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ACT : OVERVIEW OF THE ACT

♦Why take the ACT?

The ACT is accepted by virtually all 4-year colleges and universities in the United States and preferred by many of the colleges and universities from non-coastal states.
• The ACT multiple-choice tests are based on what you're learning in high school.
The ACT is not an aptitude or an IQ test. The test questions on the ACT are directly related to what you have learned in your high school courses in English, mathematics, reading, and science. Every day that you attend class you are preparing for the ACT. The harder you work in school, the more prepared you will be for the test.
• There are many ways to prepare for the ACT.
Taking challenging courses in high school is the best way to prepare, but the ACT also offers a number of test preparation options including free online practice tests, testing tips for each subject area tested, and the free student booklet Preparing for the ACT. However, studies have shown that taking test prep classes such as at New Hope improve student scores on standardized tests that working with test prep books alone.
• The ACT helps you plan for your future.
In addition to the tests, the ACT also provides you with a unique Interest Inventory and a Student Profile Section. By responding to these sections, which ask about your interests, courses, and educational preferences, you provide to colleges a profile of your work in high school and your career choices..
• The ACT helps colleges find you.
By taking the ACT, you make yourself visible to colleges and scholarship agencies..
• Your ACT score is based only on what you know.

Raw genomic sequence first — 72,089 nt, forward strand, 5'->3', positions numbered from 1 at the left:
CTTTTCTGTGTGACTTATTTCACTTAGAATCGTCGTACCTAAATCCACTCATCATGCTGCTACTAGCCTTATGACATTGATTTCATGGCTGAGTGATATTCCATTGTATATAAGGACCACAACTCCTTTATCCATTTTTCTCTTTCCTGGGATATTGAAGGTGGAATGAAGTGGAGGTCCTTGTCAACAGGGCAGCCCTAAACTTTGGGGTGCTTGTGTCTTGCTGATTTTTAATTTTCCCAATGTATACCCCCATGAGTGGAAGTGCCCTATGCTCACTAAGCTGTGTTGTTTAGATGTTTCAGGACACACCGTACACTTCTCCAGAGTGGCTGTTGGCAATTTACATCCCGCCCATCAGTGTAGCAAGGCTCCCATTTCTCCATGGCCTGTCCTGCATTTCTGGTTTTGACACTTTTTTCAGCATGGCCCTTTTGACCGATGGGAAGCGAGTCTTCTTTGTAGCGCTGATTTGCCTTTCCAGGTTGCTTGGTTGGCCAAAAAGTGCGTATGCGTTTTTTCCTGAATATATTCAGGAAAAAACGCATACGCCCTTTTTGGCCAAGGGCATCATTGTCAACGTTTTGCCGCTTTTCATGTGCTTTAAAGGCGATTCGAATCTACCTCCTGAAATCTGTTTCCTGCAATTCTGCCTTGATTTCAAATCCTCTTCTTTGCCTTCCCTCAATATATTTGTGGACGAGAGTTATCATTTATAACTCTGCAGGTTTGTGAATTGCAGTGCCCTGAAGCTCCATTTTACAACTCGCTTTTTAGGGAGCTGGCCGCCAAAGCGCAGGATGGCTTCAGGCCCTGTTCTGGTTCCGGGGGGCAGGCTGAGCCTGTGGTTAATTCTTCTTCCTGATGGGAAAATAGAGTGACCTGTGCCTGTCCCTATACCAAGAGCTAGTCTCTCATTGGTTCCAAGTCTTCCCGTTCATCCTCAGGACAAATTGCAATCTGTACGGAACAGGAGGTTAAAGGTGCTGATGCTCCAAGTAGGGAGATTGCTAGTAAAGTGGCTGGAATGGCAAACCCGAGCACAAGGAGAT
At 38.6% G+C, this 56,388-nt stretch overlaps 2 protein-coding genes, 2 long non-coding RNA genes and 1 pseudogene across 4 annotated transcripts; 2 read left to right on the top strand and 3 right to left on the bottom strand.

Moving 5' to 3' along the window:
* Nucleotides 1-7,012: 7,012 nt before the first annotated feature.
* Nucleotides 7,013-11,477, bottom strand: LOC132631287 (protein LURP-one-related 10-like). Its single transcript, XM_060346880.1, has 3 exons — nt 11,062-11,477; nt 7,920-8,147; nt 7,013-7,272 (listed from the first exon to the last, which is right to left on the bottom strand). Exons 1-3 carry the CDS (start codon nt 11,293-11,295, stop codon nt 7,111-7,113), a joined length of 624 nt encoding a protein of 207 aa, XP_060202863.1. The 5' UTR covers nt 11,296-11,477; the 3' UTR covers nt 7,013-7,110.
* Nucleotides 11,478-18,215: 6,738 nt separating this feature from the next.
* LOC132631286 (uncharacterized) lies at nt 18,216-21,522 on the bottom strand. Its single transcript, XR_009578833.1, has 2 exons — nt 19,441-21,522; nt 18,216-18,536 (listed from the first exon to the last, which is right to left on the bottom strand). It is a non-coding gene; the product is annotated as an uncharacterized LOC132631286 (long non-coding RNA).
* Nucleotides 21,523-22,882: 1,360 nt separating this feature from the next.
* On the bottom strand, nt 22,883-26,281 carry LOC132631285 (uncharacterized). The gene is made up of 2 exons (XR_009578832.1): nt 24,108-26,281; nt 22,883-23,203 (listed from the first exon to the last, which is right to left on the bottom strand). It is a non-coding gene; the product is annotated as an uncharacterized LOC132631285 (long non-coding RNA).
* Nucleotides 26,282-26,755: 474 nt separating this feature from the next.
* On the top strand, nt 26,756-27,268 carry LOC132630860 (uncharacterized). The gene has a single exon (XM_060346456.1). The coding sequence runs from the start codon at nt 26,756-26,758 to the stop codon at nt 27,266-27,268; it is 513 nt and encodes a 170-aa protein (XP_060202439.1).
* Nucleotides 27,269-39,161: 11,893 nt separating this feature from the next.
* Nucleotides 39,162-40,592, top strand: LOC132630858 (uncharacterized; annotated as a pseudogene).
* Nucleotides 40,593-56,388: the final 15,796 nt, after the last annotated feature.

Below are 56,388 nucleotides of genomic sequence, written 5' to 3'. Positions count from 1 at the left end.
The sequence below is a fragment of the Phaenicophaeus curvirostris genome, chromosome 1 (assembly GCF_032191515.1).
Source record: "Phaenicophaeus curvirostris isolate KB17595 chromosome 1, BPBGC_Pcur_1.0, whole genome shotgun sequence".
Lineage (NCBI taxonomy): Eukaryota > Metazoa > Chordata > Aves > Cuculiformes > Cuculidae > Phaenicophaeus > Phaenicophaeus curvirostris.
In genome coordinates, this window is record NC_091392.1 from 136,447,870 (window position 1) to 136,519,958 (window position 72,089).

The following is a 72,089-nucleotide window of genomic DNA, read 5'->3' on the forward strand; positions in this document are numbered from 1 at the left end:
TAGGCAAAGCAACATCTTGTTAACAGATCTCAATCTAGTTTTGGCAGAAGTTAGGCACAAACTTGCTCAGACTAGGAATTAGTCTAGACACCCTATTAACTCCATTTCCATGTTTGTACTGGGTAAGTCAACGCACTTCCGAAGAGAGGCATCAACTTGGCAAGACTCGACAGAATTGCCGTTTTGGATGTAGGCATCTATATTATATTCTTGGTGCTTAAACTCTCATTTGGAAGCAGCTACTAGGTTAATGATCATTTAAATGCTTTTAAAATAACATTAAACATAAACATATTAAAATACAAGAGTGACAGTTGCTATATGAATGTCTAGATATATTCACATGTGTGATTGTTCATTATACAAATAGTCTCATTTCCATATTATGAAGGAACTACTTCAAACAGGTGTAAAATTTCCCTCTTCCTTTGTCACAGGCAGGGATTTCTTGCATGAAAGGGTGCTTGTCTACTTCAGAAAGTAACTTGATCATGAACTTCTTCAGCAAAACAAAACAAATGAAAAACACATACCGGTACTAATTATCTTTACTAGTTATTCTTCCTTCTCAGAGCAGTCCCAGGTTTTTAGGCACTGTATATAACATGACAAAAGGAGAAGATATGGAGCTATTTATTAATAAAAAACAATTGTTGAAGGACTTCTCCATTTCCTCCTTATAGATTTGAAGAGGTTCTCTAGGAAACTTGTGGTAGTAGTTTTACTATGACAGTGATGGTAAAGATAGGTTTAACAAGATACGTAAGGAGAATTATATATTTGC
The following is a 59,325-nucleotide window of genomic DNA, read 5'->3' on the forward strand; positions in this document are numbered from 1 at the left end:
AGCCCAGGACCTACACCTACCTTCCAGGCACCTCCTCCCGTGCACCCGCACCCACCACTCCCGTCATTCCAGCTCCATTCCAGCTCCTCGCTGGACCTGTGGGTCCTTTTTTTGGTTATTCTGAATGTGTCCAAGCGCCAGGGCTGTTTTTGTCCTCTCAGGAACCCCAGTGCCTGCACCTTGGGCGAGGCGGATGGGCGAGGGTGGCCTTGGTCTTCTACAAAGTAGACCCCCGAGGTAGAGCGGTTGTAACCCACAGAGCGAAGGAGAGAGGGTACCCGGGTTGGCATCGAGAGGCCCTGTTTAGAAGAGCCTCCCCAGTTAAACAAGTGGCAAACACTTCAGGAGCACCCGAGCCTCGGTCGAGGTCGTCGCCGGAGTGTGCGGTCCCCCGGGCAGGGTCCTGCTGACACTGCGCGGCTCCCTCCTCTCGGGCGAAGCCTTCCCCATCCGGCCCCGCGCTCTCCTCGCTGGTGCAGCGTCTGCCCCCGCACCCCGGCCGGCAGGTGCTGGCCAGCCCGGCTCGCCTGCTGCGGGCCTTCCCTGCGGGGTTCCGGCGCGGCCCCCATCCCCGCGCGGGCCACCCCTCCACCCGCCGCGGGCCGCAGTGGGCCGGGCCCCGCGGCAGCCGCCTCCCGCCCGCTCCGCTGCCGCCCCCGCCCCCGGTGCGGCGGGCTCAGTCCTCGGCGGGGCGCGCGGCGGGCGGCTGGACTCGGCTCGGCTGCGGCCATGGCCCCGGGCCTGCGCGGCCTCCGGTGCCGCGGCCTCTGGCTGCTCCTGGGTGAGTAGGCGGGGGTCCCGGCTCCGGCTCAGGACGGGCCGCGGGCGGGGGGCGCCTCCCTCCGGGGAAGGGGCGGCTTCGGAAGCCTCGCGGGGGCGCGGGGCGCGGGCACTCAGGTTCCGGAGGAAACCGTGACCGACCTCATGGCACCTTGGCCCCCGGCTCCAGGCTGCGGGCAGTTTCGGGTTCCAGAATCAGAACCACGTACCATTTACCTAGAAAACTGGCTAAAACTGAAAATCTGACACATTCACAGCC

The ACT is the only college admission test based on the number of correct answers—you are not penalized for guessing.
• You choose which scores you send to colleges.
When you register for the ACT, you can choose up to four colleges to which ACT will send your scores as part of the basic fee for your test option. If you take the test more than once, you choose which test date results the colleges will receive. ACT sends scores only for the test date you select.
• Optional Writing Test.
Because not at colleges require a writing test for admission, the ACT offers you the choice of whether or not you want to spend the extra time and money taking the Writing Test. Writing is a important skill for college and work, but schools use different methods to measure your writing skills. 


§ Structure of the ACT
♦ The ACT Format

The ACT test is made up of four individual tests, each of which is designed to measure academic achievement in a major area: English, mathematics, reading, and natural sciences.

•The test is about three hours long.
•There will be a short break between the second and third subtests.
•The test consists of a total 215 scored questions.
•The test is comprised of four subject tests:

  Subject       Time            Number of Questions                   
English 45 75
Math 60 60
Reading 35 40
Science Reasoning       35 40
Optional Writing Test              30 1 Essay Question


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